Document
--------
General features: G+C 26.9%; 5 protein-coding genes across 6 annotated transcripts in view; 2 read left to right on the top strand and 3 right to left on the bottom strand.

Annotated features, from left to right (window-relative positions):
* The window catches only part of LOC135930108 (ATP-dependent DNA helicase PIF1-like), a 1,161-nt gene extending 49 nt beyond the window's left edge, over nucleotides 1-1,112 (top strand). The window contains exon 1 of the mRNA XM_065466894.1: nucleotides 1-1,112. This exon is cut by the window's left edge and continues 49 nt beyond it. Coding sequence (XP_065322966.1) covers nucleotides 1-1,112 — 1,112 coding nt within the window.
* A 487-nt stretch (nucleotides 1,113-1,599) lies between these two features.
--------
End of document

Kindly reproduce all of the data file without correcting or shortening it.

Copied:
General features: G+C 26.9%; 5 protein-coding genes across 6 annotated transcripts in view; 2 read left to right on the top strand and 3 right to left on the bottom strand.

Annotated features, from left to right (window-relative positions):
* The window catches only part of LOC135930108 (ATP-dependent DNA helicase PIF1-like), a 1,161-nt gene extending 49 nt beyond the window's left edge, over nucleotides 1-1,112 (top strand). The window contains exon 1 of the mRNA XM_065466894.1: nucleotides 1-1,112. This exon is cut by the window's left edge and continues 49 nt beyond it. Coding sequence (XP_065322966.1) covers nucleotides 1-1,112 — 1,112 coding nt within the window.
* A 487-nt stretch (nucleotides 1,113-1,599) lies between these two features.